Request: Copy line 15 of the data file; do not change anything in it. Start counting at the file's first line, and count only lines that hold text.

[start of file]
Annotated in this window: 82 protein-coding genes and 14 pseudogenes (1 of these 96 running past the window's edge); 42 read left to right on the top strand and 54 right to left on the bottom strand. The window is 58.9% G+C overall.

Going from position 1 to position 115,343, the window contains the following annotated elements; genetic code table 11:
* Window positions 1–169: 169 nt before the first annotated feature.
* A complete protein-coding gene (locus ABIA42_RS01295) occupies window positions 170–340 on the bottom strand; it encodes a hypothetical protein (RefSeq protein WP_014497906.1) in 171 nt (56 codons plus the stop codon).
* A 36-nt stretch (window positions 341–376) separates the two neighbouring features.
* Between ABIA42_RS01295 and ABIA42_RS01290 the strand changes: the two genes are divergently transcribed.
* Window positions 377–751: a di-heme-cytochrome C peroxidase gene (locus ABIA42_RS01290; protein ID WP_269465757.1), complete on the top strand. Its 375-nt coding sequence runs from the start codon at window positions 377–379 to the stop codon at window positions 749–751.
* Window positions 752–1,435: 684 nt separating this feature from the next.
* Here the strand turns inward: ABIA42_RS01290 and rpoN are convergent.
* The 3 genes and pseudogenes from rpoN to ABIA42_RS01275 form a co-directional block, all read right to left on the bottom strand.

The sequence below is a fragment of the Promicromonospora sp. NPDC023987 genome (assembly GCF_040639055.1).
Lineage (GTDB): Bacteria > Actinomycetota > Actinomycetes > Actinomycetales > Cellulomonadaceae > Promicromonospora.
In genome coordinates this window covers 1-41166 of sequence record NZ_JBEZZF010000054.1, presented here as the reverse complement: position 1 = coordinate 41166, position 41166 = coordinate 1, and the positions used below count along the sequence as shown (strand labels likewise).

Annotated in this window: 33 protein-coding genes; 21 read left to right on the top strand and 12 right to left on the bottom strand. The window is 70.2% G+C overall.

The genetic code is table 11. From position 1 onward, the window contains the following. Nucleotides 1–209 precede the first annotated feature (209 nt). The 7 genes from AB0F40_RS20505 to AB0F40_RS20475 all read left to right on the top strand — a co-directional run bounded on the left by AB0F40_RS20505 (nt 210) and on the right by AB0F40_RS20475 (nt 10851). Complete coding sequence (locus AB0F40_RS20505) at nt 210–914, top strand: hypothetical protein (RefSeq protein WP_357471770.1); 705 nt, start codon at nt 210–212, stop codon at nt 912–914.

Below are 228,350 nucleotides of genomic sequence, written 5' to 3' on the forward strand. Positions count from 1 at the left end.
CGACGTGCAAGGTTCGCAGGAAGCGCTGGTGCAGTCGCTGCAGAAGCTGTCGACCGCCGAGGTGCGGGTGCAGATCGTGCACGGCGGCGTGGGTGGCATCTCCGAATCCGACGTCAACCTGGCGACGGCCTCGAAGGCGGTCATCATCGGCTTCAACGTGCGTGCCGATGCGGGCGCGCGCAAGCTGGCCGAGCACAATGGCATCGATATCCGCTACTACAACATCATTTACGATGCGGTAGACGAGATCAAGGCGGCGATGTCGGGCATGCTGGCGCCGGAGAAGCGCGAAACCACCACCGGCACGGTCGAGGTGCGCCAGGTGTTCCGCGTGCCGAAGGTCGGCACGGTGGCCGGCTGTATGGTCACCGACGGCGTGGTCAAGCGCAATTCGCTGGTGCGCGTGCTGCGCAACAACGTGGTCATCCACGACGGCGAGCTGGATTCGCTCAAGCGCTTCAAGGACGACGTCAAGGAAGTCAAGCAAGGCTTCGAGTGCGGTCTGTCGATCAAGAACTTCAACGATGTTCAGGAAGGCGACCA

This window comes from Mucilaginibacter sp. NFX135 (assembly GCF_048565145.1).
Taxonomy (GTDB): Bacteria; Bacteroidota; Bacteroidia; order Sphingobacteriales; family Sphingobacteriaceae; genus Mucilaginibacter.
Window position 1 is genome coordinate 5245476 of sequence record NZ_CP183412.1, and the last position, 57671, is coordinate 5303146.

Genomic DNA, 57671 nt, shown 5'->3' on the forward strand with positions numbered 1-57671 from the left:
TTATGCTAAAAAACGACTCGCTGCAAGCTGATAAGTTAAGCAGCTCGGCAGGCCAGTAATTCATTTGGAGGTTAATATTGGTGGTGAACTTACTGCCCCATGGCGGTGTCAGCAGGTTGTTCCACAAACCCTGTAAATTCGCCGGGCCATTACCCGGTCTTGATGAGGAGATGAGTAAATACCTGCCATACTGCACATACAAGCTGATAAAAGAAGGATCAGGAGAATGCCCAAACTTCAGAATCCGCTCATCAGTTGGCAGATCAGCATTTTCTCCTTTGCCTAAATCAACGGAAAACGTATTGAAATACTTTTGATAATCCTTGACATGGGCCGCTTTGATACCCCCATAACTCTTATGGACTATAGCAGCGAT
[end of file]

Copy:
The genetic code is table 11. From position 1 onward, the window contains the following. Nucleotides 1–209 precede the first annotated feature (209 nt). The 7 genes from AB0F40_RS20505 to AB0F40_RS20475 all read left to right on the top strand — a co-directional run bounded on the left by AB0F40_RS20505 (nt 210) and on the right by AB0F40_RS20475 (nt 10851). Complete coding sequence (locus AB0F40_RS20505) at nt 210–914, top strand: hypothetical protein (RefSeq protein WP_357471770.1); 705 nt, start codon at nt 210–212, stop codon at nt 912–914.